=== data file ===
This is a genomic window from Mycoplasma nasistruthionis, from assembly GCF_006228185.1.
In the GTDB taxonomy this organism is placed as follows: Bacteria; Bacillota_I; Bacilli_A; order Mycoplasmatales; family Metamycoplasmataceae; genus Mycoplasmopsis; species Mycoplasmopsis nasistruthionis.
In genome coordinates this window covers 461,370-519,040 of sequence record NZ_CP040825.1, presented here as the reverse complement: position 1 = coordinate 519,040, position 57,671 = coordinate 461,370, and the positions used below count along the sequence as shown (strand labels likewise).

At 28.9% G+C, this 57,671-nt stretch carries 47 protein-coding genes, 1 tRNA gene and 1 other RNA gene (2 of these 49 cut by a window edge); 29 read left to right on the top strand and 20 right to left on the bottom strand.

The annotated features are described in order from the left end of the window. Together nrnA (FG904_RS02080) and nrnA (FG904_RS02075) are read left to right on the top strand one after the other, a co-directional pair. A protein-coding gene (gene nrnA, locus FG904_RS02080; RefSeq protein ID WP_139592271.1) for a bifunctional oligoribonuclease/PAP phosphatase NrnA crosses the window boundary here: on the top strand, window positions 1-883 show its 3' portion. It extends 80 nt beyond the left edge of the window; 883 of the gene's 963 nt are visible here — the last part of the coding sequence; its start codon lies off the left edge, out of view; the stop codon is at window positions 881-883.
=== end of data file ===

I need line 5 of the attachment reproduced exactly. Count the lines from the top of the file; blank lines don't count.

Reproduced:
The annotated features are described in order from the left end of the window. Together nrnA (FG904_RS02080) and nrnA (FG904_RS02075) are read left to right on the top strand one after the other, a co-directional pair. A protein-coding gene (gene nrnA, locus FG904_RS02080; RefSeq protein ID WP_139592271.1) for a bifunctional oligoribonuclease/PAP phosphatase NrnA crosses the window boundary here: on the top strand, window positions 1-883 show its 3' portion. It extends 80 nt beyond the left edge of the window; 883 of the gene's 963 nt are visible here — the last part of the coding sequence; its start codon lies off the left edge, out of view; the stop codon is at window positions 881-883.